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Runner’s High: How Cannabis Can Boost Your Workout

You're almost finished a half-marathon. Pulse pounding in your ears. Knees aching. Running isn't for quitters.

But today is unusually easy: you're focused on the cool breeze on your arms, the golden late-September sun reflecting off the lake, and the ice-cold beer you're going to enjoy. Forget the chaos that's happening in your body.

Runner's high? Yes, totally. But the reason you feel so fantastic today is also due, at least in part, to the cannabis you consumed an hour before lacing up.

Forget the couch-locked stoner stereotype. With edibles and vaping making smoking an option rather than a must, weed's got an increasingly vocal fan base among athletes. And the growing population of runners, in particular, is openly touting herb as a training tool.

Wait, whaaat? Running on cannabis? Sounds counterintuitive to people who thinking getting and high and high-performance athletics are mutually exclusive activities. But from a brain chemistry perspective, marijuana and your workout match up like peanut butter and chocolate.

We've all heard of the "runner's high"— the euphoria that kicks in when you push your body hard, but not too hard. There's been surprisingly little research on why prolonged exercise feels so good—but studies by Andrea Giuffrida, an associate professor at the University of Texas Health Science Center, have shown a spike in naturally-occurring endocannabinoids in the bloodstream after high-intensity treadmill running.

These endocannabinoids work kind of like endorphins, increasing the body's pain threshold. Pot's anti-inflammatory, anti-nausea, boredom-killing effects also make it a natural fit for runners, who can often feel like they're going to simultaneously hurl their guts out and pass out from the tedium of 26+ miles on the road. In other words, doing a burn might help you ignore the burn, hit your goals, and keep on truckin'.

Everybody's doing it

With legalization sweeping the U.S., an increasing number of athletes are opening up about their marijuana use. A Colorado-based running group, Run on Grass, is dedicated to promoting running high.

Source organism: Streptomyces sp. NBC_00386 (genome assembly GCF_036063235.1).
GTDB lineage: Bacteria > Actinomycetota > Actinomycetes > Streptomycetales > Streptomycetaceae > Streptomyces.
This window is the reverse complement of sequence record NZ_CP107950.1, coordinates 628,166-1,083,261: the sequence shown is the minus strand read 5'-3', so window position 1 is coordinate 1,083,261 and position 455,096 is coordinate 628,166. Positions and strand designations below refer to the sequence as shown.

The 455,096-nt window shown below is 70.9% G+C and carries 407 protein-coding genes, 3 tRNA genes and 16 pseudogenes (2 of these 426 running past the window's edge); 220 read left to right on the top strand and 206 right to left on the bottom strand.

The idea, according to the group's Facebook page is to "educate people about cannabis [...] while staying fit and having fun. We want to show that athletes of all shapes and sizes can support cannabis and the end of marijuana prohibition."

Run on Grass aren't the only ones who think marijuana can make pretty much any activity, including physical exercise, more fun. 22-year-old Avery Collins, who regularly runs for 17 to 20 hours straight as a professional ultra-marathoner, recently told the Wall Street Journal he consumes edibles, vapes, and rubs a cannabis-infused balm into his legs before runs - only, not before competitions, where the the drug is still banned. Other advocates include Team Hope in Texas , the The Cannabis Marathon Man, Canadian snowboarder Ross Rebagliati and mixed martial artist Nick Diaz, all of whom have publicly endorsed, ahem, elevated athletic activity.

No smoking

Obviously, the idea of inhaling smoke doesn't jive with most athletes. So how do you consume for maximum beneficial effect? Edibles, like marijuana energy bars, are the ingestion method of choice for some; others swear by Squibs, a powerful edible gummy that pack a 100mg punch of THC per unit.

If you're not lucky enough to live where edibles are legally sold, a few judicious hits from a vaporizer will also do the trick without roasting your lungs.

You can boost the calming, energizing effects of weed on your run by putting in a pair of headphones. There's a wealth of research to suggest that listening to music while running can improve your stamina and speed, and it stands to reason that combining that lift with your favourite, blood-pumping tunes could result in even better focus and performance.

However you consume—obviously, don't choose the big day of your first ultra-marathon to experiment. Better to test-drive the toke-and-train technique on a lazy, low-stakes Sunday 10K: you just might find it gives new meaning to the term "trailblazing."

h/t Scientific American, Mens Journal, Wall Street Journal


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